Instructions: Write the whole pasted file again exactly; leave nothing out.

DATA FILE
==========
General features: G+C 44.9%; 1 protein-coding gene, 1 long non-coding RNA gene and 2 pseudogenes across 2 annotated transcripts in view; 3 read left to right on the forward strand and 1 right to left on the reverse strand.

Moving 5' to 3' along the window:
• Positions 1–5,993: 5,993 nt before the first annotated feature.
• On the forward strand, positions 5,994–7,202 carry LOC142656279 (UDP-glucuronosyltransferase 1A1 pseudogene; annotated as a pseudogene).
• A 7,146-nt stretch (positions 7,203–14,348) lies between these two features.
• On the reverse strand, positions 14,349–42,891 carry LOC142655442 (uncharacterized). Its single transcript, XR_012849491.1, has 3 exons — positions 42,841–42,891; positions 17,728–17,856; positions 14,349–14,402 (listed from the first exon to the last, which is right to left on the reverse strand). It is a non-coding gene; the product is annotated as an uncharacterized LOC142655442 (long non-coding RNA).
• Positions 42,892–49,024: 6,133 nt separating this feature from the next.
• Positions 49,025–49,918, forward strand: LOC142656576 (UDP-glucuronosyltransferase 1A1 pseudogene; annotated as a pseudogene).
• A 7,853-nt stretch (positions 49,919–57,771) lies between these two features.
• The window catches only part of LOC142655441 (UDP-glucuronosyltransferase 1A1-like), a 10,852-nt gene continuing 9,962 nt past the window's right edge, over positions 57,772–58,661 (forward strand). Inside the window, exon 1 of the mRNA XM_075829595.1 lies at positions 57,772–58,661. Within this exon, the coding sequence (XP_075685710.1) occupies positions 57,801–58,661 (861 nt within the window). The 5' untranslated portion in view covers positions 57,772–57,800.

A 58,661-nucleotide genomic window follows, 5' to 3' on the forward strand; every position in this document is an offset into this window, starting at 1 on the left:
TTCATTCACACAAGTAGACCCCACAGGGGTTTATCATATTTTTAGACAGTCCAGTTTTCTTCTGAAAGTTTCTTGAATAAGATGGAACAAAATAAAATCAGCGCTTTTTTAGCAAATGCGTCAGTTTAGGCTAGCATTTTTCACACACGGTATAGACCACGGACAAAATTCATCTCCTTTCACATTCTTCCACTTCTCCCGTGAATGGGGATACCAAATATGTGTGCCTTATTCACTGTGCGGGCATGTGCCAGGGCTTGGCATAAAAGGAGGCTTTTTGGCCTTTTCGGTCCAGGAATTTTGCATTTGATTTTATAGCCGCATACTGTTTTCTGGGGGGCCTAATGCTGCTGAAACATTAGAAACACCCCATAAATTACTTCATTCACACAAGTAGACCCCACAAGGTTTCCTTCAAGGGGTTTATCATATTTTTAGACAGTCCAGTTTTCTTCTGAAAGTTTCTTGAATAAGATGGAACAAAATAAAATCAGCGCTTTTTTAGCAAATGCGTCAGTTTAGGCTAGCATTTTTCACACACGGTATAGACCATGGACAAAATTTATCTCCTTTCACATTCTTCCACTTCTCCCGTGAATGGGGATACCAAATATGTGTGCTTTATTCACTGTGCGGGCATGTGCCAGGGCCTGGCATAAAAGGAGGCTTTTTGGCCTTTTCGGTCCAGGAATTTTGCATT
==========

General features: G+C 44.9%; 1 protein-coding gene, 1 long non-coding RNA gene and 2 pseudogenes across 2 annotated transcripts in view; 3 read left to right on the forward strand and 1 right to left on the reverse strand.

Moving 5' to 3' along the window:
• Positions 1–5,993: 5,993 nt before the first annotated feature.
• On the forward strand, positions 5,994–7,202 carry LOC142656279 (UDP-glucuronosyltransferase 1A1 pseudogene; annotated as a pseudogene).
• A 7,146-nt stretch (positions 7,203–14,348) lies between these two features.
• On the reverse strand, positions 14,349–42,891 carry LOC142655442 (uncharacterized). Its single transcript, XR_012849491.1, has 3 exons — positions 42,841–42,891; positions 17,728–17,856; positions 14,349–14,402 (listed from the first exon to the last, which is right to left on the reverse strand). It is a non-coding gene; the product is annotated as an uncharacterized LOC142655442 (long non-coding RNA).
• Positions 42,892–49,024: 6,133 nt separating this feature from the next.
• Positions 49,025–49,918, forward strand: LOC142656576 (UDP-glucuronosyltransferase 1A1 pseudogene; annotated as a pseudogene).
• A 7,853-nt stretch (positions 49,919–57,771) lies between these two features.
• The window catches only part of LOC142655441 (UDP-glucuronosyltransferase 1A1-like), a 10,852-nt gene continuing 9,962 nt past the window's right edge, over positions 57,772–58,661 (forward strand). Inside the window, exon 1 of the mRNA XM_075829595.1 lies at positions 57,772–58,661. Within this exon, the coding sequence (XP_075685710.1) occupies positions 57,801–58,661 (861 nt within the window). The 5' untranslated portion in view covers positions 57,772–57,800.

A 58,661-nucleotide genomic window follows, 5' to 3' on the forward strand; every position in this document is an offset into this window, starting at 1 on the left:
TTCATTCACACAAGTAGACCCCACAGGGGTTTATCATATTTTTAGACAGTCCAGTTTTCTTCTGAAAGTTTCTTGAATAAGATGGAACAAAATAAAATCAGCGCTTTTTTAGCAAATGCGTCAGTTTAGGCTAGCATTTTTCACACACGGTATAGACCACGGACAAAATTCATCTCCTTTCACATTCTTCCACTTCTCCCGTGAATGGGGATACCAAATATGTGTGCCTTATTCACTGTGCGGGCATGTGCCAGGGCTTGGCATAAAAGGAGGCTTTTTGGCCTTTTCGGTCCAGGAATTTTGCATTTGATTTTATAGCCGCATACTGTTTTCTGGGGGGCCTAATGCTGCTGAAACATTAGAAACACCCCATAAATTACTTCATTCACACAAGTAGACCCCACAAGGTTTCCTTCAAGGGGTTTATCATATTTTTAGACAGTCCAGTTTTCTTCTGAAAGTTTCTTGAATAAGATGGAACAAAATAAAATCAGCGCTTTTTTAGCAAATGCGTCAGTTTAGGCTAGCATTTTTCACACACGGTATAGACCATGGACAAAATTTATCTCCTTTCACATTCTTCCACTTCTCCCGTGAATGGGGATACCAAATATGTGTGCTTTATTCACTGTGCGGGCATGTGCCAGGGCCTGGCATAAAAGGAGGCTTTTTGGCCTTTTCGGTCCAGGAATTTTGCATT